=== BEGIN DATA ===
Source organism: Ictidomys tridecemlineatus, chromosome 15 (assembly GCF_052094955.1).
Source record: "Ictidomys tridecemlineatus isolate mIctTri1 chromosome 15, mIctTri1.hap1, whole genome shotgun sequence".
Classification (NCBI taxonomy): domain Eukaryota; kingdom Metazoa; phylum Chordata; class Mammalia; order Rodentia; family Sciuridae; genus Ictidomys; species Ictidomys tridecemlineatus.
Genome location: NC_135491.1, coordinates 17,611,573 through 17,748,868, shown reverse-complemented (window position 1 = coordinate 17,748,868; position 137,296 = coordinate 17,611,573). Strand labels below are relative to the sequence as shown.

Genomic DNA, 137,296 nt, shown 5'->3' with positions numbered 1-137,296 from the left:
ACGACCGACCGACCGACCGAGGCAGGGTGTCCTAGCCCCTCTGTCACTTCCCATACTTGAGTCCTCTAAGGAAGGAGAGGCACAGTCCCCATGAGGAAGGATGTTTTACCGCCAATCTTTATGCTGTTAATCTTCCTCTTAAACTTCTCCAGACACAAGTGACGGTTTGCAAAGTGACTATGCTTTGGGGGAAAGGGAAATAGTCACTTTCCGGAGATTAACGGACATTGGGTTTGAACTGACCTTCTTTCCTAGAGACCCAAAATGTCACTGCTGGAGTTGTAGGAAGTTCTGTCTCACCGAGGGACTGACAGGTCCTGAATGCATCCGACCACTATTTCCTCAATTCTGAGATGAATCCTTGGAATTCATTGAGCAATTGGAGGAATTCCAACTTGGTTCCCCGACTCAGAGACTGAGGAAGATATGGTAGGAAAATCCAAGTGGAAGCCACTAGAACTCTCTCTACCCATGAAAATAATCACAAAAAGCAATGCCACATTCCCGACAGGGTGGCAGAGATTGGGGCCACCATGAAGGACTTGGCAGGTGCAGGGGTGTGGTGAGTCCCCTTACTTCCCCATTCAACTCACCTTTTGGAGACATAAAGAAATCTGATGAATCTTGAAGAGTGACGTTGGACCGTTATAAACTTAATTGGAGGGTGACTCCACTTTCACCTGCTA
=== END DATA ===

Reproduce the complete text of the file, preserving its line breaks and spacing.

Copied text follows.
Source organism: Ictidomys tridecemlineatus, chromosome 15 (assembly GCF_052094955.1).
Source record: "Ictidomys tridecemlineatus isolate mIctTri1 chromosome 15, mIctTri1.hap1, whole genome shotgun sequence".
Classification (NCBI taxonomy): domain Eukaryota; kingdom Metazoa; phylum Chordata; class Mammalia; order Rodentia; family Sciuridae; genus Ictidomys; species Ictidomys tridecemlineatus.
Genome location: NC_135491.1, coordinates 17,611,573 through 17,748,868, shown reverse-complemented (window position 1 = coordinate 17,748,868; position 137,296 = coordinate 17,611,573). Strand labels below are relative to the sequence as shown.

Genomic DNA, 137,296 nt, shown 5'->3' with positions numbered 1-137,296 from the left:
ACGACCGACCGACCGACCGAGGCAGGGTGTCCTAGCCCCTCTGTCACTTCCCATACTTGAGTCCTCTAAGGAAGGAGAGGCACAGTCCCCATGAGGAAGGATGTTTTACCGCCAATCTTTATGCTGTTAATCTTCCTCTTAAACTTCTCCAGACACAAGTGACGGTTTGCAAAGTGACTATGCTTTGGGGGAAAGGGAAATAGTCACTTTCCGGAGATTAACGGACATTGGGTTTGAACTGACCTTCTTTCCTAGAGACCCAAAATGTCACTGCTGGAGTTGTAGGAAGTTCTGTCTCACCGAGGGACTGACAGGTCCTGAATGCATCCGACCACTATTTCCTCAATTCTGAGATGAATCCTTGGAATTCATTGAGCAATTGGAGGAATTCCAACTTGGTTCCCCGACTCAGAGACTGAGGAAGATATGGTAGGAAAATCCAAGTGGAAGCCACTAGAACTCTCTCTACCCATGAAAATAATCACAAAAAGCAATGCCACATTCCCGACAGGGTGGCAGAGATTGGGGCCACCATGAAGGACTTGGCAGGTGCAGGGGTGTGGTGAGTCCCCTTACTTCCCCATTCAACTCACCTTTTGGAGACATAAAGAAATCTGATGAATCTTGAAGAGTGACGTTGGACCGTTATAAACTTAATTGGAGGGTGACTCCACTTTCACCTGCTA